- Category: Contemporary
- Created on Tuesday, 21 July 2009 23:00
- Published on Tuesday, 21 July 2009 23:00
- Written by Richard Hesse
Waiting for lunch at Nomiya.
A couple of years back, I saw a news item about two Belgian entrepreneurs, David Ghysels and Stefan Kerkhofs, who had come up with the idea of using a giant crane to hoist ...
Waiting for lunch at Nomiya.
A couple of years back, I saw a news item about two Belgian entrepreneurs, David Ghysels and Stefan Kerkhofs, who had come up with the idea of using a giant crane to hoist a table of 16 diners 150 feet into the air for a formal meal, with musicians playing nearby on a similar platform. Diners ate strapped into their seats and paid a handsome price for the privilege (a more detailed description here). Even though I have happily flown microlights with my feet dangling above 3,000 feet of empty air, each time I see images of those hapless diners suspended in mid-air, my heart lurches at the idea of that void beneath them.
But then my editor suggested we try a similar, if less vertigo-inducing experience on top of the Palais de Tokyo. Here, you sit in a stylish rectangular glass and steel box with 11 other diners around a large table d’hôte, gawping between mouthfuls at the stupendous views of the Eiffel Tower and the rest of Paris.
It’s a civilized and civilizing experience, provided that you’re lucky enough to be seated next to agreeable dining companions, which indeed seemed the case for all present, judging by the racket we were making within minutes of sitting down. Our own table companions were a most charming, well-traveled couple who regaled us, among many other conversational topics, with tales of disabled access and the lack of it in Moscow, Mongolia and the Emirates, as the wife is wheelchair-bound. And yes, Nomiya was perfectly accessible for her.
We all enjoyed the food, too, by chef Gilles Stassart, although it’s served in relatively small portions, to the extent that I was feeling peckish by 4 p.m. (in fairnesss, I had skipped breakfast for once). Menus change daily, with little or no warning as to what you are going to eat, so you have to be prepared to put unfamiliar things in your mouth.
An amuse bouche of a quartered gooseberry – a whole gooseberry, nothing less – topped with smoky caviar came out first to accompany the glass of champagne served as soon as we had finished raving about the views and taken our seats.
After that came small cubes of raw pollack with a yogurt and coconut-milk sauce bloodied with a dash of redcurrant juice and topped with a wafer-thin slice of a member of the radish family, also raw, plus minuscule snippings of fresh mint for added color. The fish was perfectly fresh and flavorsome, for a very clean-tasting start to the meal.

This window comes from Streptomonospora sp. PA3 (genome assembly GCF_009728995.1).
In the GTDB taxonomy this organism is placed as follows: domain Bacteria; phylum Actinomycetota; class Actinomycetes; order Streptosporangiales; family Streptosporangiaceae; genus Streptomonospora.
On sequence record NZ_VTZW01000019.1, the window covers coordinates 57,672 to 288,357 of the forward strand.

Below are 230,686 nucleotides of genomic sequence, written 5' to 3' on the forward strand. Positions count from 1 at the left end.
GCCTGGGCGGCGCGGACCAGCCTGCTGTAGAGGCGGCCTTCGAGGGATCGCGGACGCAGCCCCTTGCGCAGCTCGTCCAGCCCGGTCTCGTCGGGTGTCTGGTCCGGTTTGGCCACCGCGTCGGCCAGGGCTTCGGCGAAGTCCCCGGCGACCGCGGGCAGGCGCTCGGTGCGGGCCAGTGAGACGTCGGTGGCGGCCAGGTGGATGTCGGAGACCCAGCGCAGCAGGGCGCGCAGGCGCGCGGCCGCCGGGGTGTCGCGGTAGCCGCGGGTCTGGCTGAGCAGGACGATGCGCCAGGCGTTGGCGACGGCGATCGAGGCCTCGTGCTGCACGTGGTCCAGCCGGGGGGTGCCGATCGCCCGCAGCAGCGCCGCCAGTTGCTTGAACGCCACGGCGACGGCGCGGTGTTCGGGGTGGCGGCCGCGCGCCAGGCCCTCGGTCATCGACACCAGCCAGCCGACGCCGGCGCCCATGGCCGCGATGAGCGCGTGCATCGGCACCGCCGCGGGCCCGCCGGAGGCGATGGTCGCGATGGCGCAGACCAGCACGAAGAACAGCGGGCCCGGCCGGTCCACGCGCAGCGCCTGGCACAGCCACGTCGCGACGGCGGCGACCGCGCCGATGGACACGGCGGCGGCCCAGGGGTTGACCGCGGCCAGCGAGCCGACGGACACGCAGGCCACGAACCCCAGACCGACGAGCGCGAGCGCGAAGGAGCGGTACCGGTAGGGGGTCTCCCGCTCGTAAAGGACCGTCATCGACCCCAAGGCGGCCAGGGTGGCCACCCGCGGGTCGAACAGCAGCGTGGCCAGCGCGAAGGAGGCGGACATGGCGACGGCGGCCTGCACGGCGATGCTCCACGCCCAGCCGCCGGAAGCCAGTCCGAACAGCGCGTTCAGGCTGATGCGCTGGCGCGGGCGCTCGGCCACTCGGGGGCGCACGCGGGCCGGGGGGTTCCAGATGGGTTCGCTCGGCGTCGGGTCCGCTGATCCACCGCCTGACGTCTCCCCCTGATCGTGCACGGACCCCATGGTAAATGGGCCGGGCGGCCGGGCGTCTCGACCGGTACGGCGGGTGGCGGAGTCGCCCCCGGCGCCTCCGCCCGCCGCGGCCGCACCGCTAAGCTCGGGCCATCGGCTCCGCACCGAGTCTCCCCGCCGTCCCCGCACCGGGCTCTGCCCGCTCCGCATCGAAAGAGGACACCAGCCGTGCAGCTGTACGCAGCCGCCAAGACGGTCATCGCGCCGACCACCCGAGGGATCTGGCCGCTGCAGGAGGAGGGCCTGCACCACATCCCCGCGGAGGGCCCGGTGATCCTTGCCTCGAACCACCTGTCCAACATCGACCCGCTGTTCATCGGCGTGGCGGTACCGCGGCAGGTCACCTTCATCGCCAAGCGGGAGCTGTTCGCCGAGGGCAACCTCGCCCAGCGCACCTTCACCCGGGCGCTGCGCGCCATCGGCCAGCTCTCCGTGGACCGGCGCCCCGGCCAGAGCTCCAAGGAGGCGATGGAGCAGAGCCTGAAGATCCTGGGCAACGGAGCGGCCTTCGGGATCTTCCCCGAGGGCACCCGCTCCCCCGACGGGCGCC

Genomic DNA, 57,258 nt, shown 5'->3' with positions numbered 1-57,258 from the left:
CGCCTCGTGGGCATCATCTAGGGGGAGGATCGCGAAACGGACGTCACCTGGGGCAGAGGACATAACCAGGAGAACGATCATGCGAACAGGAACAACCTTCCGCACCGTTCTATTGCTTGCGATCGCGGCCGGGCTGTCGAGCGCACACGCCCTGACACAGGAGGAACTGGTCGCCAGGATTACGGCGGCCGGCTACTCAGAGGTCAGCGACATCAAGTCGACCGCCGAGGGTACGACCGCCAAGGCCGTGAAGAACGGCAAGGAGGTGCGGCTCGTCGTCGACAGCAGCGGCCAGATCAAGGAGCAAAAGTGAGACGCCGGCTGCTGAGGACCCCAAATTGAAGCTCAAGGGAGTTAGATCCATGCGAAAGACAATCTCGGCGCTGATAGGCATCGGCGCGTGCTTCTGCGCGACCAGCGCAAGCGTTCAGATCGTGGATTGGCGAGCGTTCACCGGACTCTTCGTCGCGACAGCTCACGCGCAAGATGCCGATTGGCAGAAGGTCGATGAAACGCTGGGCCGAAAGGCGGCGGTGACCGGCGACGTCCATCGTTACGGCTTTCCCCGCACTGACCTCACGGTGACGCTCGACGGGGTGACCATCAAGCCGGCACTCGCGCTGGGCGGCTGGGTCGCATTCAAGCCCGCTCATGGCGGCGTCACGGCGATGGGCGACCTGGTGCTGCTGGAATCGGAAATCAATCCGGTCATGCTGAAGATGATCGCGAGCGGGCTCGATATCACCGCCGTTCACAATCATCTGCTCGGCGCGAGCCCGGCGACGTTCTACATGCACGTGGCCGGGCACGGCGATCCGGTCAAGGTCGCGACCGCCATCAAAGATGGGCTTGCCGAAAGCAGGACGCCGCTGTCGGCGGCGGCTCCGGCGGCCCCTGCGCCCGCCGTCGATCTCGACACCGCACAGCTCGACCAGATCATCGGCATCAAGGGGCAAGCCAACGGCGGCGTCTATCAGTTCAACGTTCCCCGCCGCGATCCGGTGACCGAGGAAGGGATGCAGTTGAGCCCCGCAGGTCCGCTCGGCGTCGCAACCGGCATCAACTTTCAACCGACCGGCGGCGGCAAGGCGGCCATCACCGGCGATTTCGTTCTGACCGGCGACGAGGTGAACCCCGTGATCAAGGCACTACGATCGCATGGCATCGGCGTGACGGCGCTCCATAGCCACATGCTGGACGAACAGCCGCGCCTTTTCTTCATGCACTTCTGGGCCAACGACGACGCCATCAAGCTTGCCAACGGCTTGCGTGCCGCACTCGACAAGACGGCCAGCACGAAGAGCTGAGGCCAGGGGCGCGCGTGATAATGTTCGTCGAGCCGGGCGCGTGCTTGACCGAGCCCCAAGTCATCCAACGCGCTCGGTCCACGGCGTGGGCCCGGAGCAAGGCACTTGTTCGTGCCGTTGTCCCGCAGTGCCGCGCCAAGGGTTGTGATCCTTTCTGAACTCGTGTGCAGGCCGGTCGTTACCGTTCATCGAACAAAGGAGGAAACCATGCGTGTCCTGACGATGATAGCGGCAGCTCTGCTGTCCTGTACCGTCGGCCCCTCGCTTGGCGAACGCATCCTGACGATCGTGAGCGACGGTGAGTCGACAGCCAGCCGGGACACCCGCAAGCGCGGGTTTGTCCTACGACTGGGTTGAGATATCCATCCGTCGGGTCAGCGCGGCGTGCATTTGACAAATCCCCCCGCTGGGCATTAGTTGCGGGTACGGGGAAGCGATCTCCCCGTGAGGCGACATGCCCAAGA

Next up was a spatchcocked quail with an absolutely melting texture. It had been slow-cooked in a steam oven after being browned. Setting aside our initial attempts to deal with it elegantly using knife and fork, we all relied on our god-given fingers and gnawed away unashamedly. Underneath it on the plate was some fresh spinach and, nearby, a square of polenta, a couple of pieces of potato infused with rosemary, a little dab of a banana-vanilla concoction and a spoonful of a brilliantly reduced, distant cousin of ratatouille.
Dessert was a brace of poppy-flavored macaroons with a little slick of basil cream which, of course, triggered a discussion about the merits of the various Paris macaroon houses, with Ladurée and Dalloyau winning out over Pierre Hermé.
Wine is included in the price, and in addition to the sip of champagne we started with, we were given Akméniné, a natural Sancerre wine by Sébastien Riffault that had most mouths turning down in unbelieving pouts: it was unctuous and unexpectedly colorful for a white wine; it looked like a deep-gold 30-year old Vouvray and tasted distinctly oxidized. At our end of the table, we soon switched to the red, the same Nuits d’Ivresse Bourgueil by Catherine and Pierre Breton we had drunk at Frenchie a few weeks back, which was better received. Both wines had clearly been chosen for their organic, nearly sulfur-free credentials.
Do the math. No one is making big bucks out of this short-lived venture, which will close after one year. Collectively referred to as the “ArtHome concept,” it includes a kitchen garden on a terrace below the restaurant, design by artist Laurent Grasso, and cooking workshops led by Stassart. For the money, and the quality of the cuisine, a meal at Nomiya is a truly worthwhile experience. There’s a fairly democratic booking online system (reservations are only taken for the coming month), so you stand a decent chance of getting in. But be prepared to talk to your neighbors!
Nomiya: Art Home at Palais de Tokyo, 13, avenue du Président Wilson, 75016 Paris. Reserve on www.art-home-electrolux.com. Open Tuesday-Sunday, noon-2:30 p.m. and 7 :30 p.m.-11 :45 p.m. Fixed-price menus (including a glass of champagne and red and white wine): €60 (lunch) and €80 (dinner).
© 2009 Paris Update